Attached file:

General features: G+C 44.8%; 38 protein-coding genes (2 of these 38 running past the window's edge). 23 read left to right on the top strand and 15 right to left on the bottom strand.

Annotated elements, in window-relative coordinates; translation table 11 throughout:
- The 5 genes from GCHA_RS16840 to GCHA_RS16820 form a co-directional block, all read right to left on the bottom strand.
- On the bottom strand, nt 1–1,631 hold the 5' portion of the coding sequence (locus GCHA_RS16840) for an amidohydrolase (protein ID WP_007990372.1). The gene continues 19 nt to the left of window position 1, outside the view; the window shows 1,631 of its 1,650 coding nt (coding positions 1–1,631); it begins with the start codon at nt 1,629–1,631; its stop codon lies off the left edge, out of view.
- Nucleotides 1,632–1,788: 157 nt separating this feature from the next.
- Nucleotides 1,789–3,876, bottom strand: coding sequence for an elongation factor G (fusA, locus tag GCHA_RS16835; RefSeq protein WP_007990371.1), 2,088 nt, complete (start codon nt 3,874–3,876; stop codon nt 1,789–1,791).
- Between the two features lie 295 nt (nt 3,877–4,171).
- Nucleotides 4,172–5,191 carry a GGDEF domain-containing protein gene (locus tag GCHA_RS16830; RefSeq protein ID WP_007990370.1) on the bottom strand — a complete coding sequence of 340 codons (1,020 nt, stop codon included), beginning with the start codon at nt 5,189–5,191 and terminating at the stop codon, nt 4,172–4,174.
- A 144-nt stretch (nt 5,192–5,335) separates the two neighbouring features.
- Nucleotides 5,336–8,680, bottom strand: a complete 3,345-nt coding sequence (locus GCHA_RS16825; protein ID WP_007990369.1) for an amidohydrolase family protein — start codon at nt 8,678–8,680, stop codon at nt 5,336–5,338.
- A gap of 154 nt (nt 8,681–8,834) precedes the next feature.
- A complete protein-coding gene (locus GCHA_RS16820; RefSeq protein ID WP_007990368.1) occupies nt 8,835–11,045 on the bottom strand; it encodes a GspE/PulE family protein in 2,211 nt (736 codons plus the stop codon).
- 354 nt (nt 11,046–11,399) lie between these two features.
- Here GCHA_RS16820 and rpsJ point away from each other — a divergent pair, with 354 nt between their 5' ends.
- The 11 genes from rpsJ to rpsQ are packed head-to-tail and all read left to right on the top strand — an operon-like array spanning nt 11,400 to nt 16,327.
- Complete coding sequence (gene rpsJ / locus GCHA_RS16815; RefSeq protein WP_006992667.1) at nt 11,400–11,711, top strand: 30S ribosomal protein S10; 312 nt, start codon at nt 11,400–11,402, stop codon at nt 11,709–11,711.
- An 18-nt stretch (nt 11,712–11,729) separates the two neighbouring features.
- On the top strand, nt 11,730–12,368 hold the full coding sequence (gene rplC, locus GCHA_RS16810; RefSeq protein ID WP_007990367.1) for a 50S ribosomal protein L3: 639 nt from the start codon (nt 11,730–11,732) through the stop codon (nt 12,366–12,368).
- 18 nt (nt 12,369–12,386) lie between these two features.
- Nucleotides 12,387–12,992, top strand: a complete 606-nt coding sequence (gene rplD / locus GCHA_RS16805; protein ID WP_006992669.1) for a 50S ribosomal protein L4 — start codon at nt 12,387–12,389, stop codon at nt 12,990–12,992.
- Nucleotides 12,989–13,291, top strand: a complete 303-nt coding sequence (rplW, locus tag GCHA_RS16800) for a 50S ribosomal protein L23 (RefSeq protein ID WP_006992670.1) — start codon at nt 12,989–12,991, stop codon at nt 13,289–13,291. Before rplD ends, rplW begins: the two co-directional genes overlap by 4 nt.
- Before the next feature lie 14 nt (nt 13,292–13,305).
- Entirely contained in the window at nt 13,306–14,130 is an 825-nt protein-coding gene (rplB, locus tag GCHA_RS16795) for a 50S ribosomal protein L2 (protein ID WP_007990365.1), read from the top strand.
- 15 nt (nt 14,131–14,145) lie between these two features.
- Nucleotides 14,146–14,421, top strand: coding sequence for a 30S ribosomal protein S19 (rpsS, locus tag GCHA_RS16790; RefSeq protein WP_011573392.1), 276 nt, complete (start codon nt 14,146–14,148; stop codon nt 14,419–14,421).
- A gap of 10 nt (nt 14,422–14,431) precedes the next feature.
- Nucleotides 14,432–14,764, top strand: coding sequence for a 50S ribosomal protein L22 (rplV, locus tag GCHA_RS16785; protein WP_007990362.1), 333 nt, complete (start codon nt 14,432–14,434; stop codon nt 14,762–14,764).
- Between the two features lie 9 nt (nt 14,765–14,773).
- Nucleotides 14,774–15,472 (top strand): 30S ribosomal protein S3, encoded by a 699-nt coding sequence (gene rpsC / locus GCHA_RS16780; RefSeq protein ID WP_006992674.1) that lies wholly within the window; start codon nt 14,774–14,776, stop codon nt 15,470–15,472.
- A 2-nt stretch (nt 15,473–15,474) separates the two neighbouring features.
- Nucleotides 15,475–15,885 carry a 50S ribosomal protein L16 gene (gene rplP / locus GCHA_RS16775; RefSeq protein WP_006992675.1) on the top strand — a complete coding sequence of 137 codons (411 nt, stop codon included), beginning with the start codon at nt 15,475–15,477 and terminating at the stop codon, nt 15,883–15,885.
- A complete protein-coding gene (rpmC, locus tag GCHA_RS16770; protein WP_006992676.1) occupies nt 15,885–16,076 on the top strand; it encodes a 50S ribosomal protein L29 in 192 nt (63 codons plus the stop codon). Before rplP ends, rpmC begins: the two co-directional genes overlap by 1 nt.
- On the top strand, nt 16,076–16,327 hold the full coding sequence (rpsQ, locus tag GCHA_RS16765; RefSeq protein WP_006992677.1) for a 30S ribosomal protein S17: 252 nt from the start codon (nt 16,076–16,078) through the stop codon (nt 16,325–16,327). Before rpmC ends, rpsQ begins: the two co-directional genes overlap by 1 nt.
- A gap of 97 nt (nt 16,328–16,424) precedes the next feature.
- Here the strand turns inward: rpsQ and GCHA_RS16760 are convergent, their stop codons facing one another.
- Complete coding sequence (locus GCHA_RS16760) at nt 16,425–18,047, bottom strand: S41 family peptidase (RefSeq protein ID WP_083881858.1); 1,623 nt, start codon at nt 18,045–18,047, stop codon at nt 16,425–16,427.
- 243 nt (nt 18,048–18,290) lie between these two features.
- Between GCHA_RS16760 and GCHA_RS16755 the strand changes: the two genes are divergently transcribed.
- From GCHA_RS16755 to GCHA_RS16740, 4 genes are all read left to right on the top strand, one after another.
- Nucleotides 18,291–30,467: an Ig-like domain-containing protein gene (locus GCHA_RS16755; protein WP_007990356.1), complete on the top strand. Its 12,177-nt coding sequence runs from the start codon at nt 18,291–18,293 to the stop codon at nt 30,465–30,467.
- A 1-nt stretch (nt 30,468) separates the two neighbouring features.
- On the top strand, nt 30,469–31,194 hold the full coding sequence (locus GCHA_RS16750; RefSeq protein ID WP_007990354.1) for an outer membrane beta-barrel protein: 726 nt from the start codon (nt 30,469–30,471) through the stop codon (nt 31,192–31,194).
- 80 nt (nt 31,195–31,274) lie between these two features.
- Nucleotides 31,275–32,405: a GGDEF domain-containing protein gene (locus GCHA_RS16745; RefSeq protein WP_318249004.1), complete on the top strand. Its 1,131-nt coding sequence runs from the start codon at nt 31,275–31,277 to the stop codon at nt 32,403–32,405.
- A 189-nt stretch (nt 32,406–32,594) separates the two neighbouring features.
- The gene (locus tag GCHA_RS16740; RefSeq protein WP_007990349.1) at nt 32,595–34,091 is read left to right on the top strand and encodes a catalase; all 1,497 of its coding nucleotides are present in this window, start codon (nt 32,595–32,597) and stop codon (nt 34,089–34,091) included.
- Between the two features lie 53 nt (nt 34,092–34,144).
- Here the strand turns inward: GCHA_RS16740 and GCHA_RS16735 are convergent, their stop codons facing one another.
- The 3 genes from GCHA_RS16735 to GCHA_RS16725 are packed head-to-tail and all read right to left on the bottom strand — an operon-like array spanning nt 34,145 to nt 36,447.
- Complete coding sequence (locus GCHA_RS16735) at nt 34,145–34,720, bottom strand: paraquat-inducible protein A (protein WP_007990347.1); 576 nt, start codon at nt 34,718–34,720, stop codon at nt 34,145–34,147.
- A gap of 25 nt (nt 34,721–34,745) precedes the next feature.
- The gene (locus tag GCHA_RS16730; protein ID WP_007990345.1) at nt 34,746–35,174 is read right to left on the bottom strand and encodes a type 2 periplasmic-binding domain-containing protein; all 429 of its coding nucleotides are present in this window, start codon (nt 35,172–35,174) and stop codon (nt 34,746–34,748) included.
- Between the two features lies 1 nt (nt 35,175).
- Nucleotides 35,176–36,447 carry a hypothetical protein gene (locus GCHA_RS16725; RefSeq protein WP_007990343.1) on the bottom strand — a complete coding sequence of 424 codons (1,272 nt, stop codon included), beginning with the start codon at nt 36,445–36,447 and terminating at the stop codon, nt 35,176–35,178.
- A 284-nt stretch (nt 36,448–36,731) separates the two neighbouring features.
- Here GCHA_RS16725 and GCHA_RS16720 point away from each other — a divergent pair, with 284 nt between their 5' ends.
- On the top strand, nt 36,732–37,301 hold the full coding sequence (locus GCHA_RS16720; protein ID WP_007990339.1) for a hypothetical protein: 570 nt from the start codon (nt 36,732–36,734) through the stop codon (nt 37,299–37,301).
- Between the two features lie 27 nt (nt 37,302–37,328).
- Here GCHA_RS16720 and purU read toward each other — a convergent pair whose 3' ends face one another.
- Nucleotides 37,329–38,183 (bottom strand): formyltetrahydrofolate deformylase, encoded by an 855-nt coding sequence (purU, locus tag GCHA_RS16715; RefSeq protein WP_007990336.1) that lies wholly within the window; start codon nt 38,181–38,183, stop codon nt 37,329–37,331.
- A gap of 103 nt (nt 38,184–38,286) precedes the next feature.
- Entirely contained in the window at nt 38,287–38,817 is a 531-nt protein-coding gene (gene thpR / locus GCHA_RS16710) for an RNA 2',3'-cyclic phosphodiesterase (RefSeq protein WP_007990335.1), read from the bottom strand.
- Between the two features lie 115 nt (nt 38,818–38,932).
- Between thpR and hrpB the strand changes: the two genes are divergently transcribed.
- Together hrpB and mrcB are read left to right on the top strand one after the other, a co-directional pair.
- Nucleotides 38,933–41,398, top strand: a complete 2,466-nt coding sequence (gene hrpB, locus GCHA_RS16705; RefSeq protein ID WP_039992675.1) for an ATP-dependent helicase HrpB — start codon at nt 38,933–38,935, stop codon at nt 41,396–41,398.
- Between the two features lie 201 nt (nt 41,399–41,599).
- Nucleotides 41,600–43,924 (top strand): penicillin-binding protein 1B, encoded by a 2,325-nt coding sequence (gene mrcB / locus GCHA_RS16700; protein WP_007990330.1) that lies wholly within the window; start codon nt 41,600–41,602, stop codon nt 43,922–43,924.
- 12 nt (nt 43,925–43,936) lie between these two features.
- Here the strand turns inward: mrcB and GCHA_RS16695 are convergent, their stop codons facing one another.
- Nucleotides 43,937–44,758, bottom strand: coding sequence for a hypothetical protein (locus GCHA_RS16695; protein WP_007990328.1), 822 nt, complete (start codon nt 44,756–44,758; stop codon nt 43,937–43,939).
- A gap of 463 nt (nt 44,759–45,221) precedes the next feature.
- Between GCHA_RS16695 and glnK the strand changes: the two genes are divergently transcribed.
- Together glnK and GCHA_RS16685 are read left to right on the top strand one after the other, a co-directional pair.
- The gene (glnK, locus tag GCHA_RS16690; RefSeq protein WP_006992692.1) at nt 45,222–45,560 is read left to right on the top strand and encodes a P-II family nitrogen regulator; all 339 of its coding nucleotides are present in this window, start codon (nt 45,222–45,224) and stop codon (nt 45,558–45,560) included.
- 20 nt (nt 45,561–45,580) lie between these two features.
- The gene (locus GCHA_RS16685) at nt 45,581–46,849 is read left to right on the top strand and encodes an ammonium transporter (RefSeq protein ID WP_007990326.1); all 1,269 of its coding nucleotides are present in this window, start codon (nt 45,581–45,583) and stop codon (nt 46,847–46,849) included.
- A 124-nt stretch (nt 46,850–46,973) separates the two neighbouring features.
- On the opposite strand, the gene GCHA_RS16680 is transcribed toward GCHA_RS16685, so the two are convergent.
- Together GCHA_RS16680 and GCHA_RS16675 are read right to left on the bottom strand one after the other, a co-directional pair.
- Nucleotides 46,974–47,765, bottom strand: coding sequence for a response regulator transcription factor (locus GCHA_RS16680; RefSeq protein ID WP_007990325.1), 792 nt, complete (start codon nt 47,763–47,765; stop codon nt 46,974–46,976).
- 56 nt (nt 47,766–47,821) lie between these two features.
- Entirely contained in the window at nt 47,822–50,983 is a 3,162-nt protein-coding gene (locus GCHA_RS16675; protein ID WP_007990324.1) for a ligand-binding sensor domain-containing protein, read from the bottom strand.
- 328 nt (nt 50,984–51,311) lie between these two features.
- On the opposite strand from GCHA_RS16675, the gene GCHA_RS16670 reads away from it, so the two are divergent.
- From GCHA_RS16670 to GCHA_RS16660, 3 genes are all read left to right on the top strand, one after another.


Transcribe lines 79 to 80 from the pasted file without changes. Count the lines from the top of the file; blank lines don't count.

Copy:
- On the opposite strand, the gene GCHA_RS16680 is transcribed toward GCHA_RS16685, so the two are convergent.
- Together GCHA_RS16680 and GCHA_RS16675 are read right to left on the bottom strand one after the other, a co-directional pair.